When we hear the words high cholesterol, high blood pressure, or heart disease, we often imagine older adults, not children! But with today’s technology, we have the power to spot the early signs of heart disease before any symptoms manifest, and the results are shocking.
By measuring cholesterol in healthy children, and examining the arteries of kids and teens that have passed away, we have learned that heart disease start young- very young. In one study, 70% of overweight children had at least one risk factor for heart disease, and 39% had two or more factors.
Risk factors include high blood pressure, high cholesterol, high triglycerides, and insulin resistance. The more risk factors one has, the greater the chances of developing heart disease that damages the cardiovascular system. As overweight and obesity increased, the proportion of children with at least two risk factors increased from 5% to 59%. And excess weight starts early, with more than one third of children and adolescents now overweight or obese.
Need another reason to build exercise into your week, month and so on? Here comes one, with a new analysis of the research suggesting that those who are the most aerobically fit for better heart health have almost half the risk of dying from cancer compared to those least fit. The study was published in the Annals of Oncology.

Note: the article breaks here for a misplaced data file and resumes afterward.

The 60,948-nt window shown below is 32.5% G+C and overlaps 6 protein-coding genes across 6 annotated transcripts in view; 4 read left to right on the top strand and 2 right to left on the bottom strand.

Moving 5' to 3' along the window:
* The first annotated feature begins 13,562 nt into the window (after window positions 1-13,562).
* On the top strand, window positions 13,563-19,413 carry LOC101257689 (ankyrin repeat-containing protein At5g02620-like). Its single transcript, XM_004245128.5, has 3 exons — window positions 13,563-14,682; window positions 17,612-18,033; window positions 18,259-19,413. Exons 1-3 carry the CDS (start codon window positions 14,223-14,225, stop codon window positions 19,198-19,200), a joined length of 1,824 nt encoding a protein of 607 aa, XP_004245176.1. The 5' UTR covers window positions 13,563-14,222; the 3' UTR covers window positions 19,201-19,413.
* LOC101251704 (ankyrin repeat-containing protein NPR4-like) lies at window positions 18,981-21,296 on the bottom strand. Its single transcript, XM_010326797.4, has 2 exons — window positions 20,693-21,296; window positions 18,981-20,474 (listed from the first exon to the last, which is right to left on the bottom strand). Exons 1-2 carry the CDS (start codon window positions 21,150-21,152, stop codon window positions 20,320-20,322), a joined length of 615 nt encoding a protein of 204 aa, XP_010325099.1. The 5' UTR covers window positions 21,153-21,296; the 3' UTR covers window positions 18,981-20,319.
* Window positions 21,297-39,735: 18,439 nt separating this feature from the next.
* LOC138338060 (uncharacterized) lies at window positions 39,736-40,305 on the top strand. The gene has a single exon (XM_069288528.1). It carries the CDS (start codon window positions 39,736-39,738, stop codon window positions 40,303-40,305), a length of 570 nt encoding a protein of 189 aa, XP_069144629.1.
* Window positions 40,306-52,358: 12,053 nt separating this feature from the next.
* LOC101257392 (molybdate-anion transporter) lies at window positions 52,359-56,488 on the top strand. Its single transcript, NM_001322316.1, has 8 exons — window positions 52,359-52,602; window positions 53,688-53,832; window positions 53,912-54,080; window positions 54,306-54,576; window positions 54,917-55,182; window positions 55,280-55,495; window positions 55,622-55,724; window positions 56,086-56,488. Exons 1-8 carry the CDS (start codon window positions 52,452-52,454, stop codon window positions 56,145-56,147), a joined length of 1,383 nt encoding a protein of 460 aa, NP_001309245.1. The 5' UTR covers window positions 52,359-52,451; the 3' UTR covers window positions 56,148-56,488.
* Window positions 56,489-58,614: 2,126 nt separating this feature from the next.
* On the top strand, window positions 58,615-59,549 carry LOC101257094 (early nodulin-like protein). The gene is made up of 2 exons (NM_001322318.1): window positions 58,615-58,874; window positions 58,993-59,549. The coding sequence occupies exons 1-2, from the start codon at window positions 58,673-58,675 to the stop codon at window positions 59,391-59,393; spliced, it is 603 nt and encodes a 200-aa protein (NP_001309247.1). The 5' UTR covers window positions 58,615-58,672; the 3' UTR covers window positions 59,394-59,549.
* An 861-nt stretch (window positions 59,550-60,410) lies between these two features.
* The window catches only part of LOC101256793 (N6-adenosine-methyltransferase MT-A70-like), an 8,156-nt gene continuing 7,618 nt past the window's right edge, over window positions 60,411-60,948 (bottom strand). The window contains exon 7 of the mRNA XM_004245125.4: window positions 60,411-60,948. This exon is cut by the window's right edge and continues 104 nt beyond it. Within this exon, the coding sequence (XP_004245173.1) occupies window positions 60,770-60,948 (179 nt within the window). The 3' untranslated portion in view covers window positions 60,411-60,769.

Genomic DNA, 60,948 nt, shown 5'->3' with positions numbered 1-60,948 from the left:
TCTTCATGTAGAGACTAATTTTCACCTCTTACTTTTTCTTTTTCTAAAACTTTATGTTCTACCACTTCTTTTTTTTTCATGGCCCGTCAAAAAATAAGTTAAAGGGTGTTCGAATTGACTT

With heart disease and cancer the top two causes of death in the US, the analysis adds to a growing body of evidence that people can protect against top diseases with similar healthy lifestyles.
This study focused on a physical fitness indicator often used for heart health called cardiorespiratory or aerobic fitness. In order to produce energy, our exercising muscle cells need to pull oxygen from the blood. Cardiorespiratory fitness measures how well muscles get oxygen when exercising at a high intensity by looking at the maximal volume of oxygen used (called the VO2 max).
Cardio or aerobic exercises that get your heart rate up and your blood moving – jogging, biking and dancing — help improve your cardiorespiratory fitness. Continue reading
Read an article about foods you shouldn’t eat and white potatoes may well be on the list. The starchy staple is linked in some studies to overweight and obesity and we lag far behind in getting enough non-starchy veggies, like leafy greens, summer squash, broccoli and colorful peppers, all shown to lower risk for several kinds of cancer. But are potatoes so nutrition-poor we should never eat them?
Potatoes’ bad nutritional reputation probably stems more from how we are eating them, rather than the spud itself. A recent report from the USDA Economic Research Service shows that, depending on where we eat them, one-third to two-thirds of our potatoes are chips or fries. Even at home, we eat potatoes as chips more than any other way.
Consider that a small serving of fries or chips is double the small potato’s calories, 10 times the fat and less than half the vitamin C. We just need to re-think the potato on our plate, not eliminate. Continue reading